Well you can see I have got sections here in this dialog, the search for section where to search, and settings, and start at the top. I have got three options. I can search for specific text just by typing it in. If I want to find empty fields, here is the fast way to do that. I kind of like this because if you want to fill in fields that may have been left empty on purpose or by accident this will locate all those fields, field content is NULL, that's what empty is and once you get to those records in those fields you just simply fill in the information by typing. The opposite of that is field content that is not NULL or empty. So you got those two options here but we are looking for text.
So I am going to just type in Jurassic just like so and I am going to make sure I spell it right. So I am going to take out that extra a. There we go. Now down below where am I going to searc. Do I want to search through all the fields? If I click this radial button, it will search every field. Now I am pretty sure that this is only going to show up in the actual Movie Title itself. So I am going to choose single field and this will speed up the search because it's not going to have to search through every field, click the dropdown and there are my fields to choose from. Look at that. Movie Title right there, I give it a click and it's selected. Now down below I have got some settings as well.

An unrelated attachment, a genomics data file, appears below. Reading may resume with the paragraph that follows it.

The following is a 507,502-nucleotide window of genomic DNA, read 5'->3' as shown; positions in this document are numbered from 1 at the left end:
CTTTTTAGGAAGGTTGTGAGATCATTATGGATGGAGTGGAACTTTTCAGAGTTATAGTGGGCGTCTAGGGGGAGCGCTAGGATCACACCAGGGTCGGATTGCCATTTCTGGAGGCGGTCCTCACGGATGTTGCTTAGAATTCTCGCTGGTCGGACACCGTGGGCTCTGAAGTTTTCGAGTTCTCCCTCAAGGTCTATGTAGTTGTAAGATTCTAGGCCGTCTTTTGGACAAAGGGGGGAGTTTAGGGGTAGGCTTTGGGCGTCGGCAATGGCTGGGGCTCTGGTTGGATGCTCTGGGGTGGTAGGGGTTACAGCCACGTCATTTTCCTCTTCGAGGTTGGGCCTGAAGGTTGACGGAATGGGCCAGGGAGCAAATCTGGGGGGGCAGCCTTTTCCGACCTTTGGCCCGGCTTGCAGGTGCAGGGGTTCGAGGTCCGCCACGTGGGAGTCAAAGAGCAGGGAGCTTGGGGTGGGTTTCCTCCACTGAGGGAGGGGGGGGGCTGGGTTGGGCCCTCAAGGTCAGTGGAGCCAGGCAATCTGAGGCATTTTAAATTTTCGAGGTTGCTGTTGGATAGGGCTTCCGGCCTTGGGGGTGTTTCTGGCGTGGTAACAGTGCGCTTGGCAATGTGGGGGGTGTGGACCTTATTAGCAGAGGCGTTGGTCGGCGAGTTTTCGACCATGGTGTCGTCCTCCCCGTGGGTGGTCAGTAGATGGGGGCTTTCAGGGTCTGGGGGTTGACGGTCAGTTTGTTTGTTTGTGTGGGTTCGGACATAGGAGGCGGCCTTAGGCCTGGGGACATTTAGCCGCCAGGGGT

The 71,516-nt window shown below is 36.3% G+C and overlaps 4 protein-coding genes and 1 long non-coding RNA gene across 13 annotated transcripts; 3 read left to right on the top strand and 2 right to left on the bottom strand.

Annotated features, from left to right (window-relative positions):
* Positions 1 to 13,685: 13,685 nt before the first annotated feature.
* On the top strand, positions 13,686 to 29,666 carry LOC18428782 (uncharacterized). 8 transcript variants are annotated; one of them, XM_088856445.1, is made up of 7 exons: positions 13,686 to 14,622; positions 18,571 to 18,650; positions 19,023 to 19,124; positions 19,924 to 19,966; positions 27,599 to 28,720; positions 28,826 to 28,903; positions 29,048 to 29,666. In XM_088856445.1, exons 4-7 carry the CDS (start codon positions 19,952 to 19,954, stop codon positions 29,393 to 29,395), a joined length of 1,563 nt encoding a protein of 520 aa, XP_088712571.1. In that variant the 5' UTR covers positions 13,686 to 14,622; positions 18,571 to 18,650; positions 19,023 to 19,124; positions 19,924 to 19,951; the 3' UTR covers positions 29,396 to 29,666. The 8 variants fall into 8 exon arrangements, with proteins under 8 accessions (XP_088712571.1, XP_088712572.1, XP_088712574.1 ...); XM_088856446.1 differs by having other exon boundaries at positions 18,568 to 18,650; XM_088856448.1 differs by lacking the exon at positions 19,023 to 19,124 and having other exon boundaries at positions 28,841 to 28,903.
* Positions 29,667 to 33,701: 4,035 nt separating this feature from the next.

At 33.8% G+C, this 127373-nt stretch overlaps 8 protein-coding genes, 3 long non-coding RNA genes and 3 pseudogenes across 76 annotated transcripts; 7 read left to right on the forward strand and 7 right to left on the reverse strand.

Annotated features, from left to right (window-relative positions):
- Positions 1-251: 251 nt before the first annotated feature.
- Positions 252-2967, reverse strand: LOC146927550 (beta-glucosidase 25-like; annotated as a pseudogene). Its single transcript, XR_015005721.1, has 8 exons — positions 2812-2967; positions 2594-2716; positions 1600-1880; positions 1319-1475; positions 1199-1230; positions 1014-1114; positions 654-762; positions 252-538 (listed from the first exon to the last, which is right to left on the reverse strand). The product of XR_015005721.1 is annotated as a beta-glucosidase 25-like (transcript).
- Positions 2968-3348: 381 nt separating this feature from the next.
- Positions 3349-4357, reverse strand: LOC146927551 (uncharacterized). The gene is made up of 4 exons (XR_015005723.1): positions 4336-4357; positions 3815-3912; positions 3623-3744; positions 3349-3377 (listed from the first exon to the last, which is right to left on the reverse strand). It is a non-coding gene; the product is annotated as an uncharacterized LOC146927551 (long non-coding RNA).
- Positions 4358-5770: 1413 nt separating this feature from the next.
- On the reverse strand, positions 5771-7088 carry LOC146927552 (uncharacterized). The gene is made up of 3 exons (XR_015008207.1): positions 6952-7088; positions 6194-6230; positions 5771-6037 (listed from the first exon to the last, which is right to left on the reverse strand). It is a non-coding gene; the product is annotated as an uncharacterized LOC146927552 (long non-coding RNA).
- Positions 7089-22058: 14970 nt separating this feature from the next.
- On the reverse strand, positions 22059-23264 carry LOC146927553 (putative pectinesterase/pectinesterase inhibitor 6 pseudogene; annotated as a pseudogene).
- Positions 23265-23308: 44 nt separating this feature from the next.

For example anywhere in the field if I click this dropdown at the beginning the end or the entire field, I am going to just leave it at anywhere in the field because a Movie Title may have several words in it. I want to make sure it finds Jurassic in that field anywhere. Now do I want to apply the field format match case? So if I was typing in Jurassic with a capital J, I would want match case. In this case I just typed it all in lower case, so matching case is not an option. Do I want to search backwards or forwards? If I am at the end of my last record I might want to search backwards. I don't want to go from the top.